To do this, you need to create a profile to search and register for online continuing education courses.
There are more than 3,000 hours of formal education opportunities to choose from to earn your 30 hours per year.
A 50-minute live program earns you 1 credit hour.
A 75-minute live program is eligible for 1.5 CE credit hours.
Most professional development providers offer multi-hour or multi-day learning activities; they might also allow you to earn partial credit if you can’t attend an entire program due to scheduling issues.
Call them to find out if they don’t explicitly state how many units a learning activity has been assigned.
Some conferences require attendees to earn 2 or 3.5 CE credit hours for all sessions.
If you aren’t sure whether it will be worth your time and money, visit their website or ask them questions regarding their program content before registering.
A lot has been said already, now it’s time to look at some of the most astute resources for ongoing certification requirements for CFPs.
Recommended CFP Continuing Education Resources
Financial planners need to stay up-to-date on federal regulations, trends, and market conditions.
While there are countless resources out there, we’ve found that a few stand above the rest.
Here are our top recommended CFP continuing education resources:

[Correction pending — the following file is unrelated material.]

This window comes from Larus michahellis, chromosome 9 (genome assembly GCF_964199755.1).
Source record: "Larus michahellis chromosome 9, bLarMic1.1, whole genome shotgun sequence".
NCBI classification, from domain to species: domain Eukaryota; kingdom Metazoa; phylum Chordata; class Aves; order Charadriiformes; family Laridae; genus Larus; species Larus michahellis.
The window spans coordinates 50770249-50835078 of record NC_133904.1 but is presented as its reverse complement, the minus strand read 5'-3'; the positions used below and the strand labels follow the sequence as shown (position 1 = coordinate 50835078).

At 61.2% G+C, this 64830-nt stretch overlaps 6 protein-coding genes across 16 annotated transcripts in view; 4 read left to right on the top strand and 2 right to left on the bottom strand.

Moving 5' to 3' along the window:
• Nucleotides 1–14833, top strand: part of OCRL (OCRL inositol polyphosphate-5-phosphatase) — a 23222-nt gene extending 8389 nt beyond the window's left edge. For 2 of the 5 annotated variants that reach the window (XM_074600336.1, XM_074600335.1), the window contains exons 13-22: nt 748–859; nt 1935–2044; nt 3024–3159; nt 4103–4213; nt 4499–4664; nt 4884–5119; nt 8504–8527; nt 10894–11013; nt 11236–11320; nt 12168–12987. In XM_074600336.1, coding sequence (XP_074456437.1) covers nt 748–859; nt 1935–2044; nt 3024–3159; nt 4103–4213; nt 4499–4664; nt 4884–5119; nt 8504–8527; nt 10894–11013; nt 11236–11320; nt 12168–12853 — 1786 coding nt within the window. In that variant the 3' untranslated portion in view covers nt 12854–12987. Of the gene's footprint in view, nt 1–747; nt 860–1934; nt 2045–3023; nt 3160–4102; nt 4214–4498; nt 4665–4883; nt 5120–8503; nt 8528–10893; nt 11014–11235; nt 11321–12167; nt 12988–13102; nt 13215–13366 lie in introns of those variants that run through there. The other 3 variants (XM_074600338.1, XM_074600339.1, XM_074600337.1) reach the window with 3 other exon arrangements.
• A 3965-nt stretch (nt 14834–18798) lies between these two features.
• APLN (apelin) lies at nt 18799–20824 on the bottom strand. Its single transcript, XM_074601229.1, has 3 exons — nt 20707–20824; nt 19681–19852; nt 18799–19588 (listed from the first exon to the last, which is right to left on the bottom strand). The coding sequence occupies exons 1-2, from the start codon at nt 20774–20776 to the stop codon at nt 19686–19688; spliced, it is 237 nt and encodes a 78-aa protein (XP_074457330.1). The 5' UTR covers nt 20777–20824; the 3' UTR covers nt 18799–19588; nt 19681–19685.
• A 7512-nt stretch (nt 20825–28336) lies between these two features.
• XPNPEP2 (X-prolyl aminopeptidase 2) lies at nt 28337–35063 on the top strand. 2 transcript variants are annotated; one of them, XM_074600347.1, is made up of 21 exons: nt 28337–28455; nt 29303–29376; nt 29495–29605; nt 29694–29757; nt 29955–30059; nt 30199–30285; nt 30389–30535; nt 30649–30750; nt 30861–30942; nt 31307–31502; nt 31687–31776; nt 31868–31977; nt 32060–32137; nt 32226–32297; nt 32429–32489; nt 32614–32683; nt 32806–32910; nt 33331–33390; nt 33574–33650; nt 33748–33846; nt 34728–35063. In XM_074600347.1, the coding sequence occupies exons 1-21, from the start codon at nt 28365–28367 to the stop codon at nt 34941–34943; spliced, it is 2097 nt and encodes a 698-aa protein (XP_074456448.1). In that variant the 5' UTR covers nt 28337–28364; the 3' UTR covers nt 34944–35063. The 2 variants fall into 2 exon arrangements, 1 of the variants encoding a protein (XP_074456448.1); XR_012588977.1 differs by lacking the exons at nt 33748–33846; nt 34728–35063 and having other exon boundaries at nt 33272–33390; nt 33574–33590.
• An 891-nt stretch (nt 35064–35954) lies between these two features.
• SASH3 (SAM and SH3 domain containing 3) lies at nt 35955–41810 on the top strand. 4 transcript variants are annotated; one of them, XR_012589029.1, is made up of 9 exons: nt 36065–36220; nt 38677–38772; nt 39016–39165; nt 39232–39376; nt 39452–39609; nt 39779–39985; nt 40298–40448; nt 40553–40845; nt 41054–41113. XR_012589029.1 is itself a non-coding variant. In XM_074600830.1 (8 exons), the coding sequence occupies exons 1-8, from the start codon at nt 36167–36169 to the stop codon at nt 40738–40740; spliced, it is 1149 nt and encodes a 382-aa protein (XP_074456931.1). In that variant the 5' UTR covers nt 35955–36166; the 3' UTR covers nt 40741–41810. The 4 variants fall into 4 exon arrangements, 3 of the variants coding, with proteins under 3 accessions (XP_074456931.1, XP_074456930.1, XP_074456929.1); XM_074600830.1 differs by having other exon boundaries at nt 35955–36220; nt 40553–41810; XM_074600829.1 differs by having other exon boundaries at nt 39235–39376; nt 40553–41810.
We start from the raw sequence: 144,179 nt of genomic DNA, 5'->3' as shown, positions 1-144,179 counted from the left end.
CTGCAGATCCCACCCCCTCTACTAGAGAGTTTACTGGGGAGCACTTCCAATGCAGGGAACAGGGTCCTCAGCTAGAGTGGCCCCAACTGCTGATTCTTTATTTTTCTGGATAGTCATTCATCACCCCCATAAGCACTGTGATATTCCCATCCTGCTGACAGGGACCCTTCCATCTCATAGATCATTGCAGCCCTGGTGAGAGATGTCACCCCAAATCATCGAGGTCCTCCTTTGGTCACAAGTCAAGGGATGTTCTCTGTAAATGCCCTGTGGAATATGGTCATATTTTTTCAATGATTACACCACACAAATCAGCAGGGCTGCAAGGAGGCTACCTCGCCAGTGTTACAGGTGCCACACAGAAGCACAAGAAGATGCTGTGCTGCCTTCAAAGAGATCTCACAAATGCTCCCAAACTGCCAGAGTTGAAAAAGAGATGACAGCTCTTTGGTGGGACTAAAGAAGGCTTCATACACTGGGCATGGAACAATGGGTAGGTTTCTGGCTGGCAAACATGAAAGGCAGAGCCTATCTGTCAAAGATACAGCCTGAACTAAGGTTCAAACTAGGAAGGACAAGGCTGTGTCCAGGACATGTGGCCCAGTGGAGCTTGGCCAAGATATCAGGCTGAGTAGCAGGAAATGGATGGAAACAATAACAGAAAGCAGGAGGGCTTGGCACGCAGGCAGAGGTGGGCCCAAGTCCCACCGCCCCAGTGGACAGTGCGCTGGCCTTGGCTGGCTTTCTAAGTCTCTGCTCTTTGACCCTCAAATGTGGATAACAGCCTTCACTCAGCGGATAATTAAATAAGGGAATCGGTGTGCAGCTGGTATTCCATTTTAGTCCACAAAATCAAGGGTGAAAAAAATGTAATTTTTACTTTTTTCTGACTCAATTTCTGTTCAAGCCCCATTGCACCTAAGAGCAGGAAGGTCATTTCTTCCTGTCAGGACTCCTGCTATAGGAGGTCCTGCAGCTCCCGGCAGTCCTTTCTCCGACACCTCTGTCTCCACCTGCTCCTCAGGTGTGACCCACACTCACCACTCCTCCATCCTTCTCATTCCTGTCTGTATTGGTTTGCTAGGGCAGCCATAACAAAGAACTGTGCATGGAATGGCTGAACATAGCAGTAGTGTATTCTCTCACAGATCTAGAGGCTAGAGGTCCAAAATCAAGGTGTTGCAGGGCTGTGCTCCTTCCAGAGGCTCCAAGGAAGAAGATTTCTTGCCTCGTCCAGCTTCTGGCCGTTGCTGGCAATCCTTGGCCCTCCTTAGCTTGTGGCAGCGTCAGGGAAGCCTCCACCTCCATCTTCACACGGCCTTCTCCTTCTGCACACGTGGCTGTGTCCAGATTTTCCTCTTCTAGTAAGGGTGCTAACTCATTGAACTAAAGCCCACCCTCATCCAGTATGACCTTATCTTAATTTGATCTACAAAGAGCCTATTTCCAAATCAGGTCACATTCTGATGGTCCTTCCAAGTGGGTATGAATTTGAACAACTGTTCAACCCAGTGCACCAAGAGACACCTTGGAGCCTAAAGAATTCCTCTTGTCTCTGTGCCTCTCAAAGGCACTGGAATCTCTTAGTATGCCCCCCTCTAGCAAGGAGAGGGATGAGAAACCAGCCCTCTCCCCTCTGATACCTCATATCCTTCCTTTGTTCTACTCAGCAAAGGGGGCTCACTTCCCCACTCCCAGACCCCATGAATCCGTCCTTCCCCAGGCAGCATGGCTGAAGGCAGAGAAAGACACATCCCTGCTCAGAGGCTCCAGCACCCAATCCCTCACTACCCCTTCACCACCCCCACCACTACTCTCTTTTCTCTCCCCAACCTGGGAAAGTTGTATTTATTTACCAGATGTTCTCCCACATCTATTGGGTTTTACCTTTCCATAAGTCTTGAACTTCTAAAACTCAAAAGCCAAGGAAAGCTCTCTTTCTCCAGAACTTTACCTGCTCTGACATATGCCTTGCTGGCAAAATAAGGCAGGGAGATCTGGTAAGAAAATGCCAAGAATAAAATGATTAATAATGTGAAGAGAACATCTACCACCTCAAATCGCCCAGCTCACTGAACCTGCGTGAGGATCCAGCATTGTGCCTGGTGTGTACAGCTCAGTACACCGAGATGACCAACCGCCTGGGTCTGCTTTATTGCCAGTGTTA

- Market Updates – AdvisorBench
- FINRA/SEC Podcasts – The Wall Street Journal
- Upcoming webinars – Pershing
- SEC Compliance Checklist – RIA Compliance
- BrokerCheck Search Tool – FINRA
- Regulatory News & Alerts – InvestmentNews
- Latest News from Washington – Urban Wire
In addition, the National Association of Personal Financial Advisors (NAPFA) has identified numerous online free CFP continuing education sources.
If you are a CFP professional, browse their list to learn about new ways to earn your required credits each year.
To find free webinars from industry experts, search through these webinars and round table discussions on investment topics.
For self-directed financial planners and those who want to brush up on general money skills for clients, take advantage of these great e-books and articles.
NAPFA also offers live events that can be attended in person or watched later at no cost.
Finally, financial planning software can be helpful in both understanding investment decisions and performing certain types of calculations quickly.
Make sure any software you choose aligns with NAPFA’s Statement of Ethical Principles.
Lastly, consider keeping an eye out for seminars and workshops within your firm.
It never hurts to know what opportunities exist within a company you plan to stay with long term.
Many companies offer employee development seminars, specialized financial services training courses, and additional certification programs.
CFP Certification is a big commitment, so commit even more to maintain it.
You’ll have to spend time and money- and you’ll have to keep up with CE requirements to maintain your certification.
It’s well worth it in the end.
If you’re interested in becoming a CFP®, read more about CFP® professional education requirements and start talking with people who are already certified about their experiences.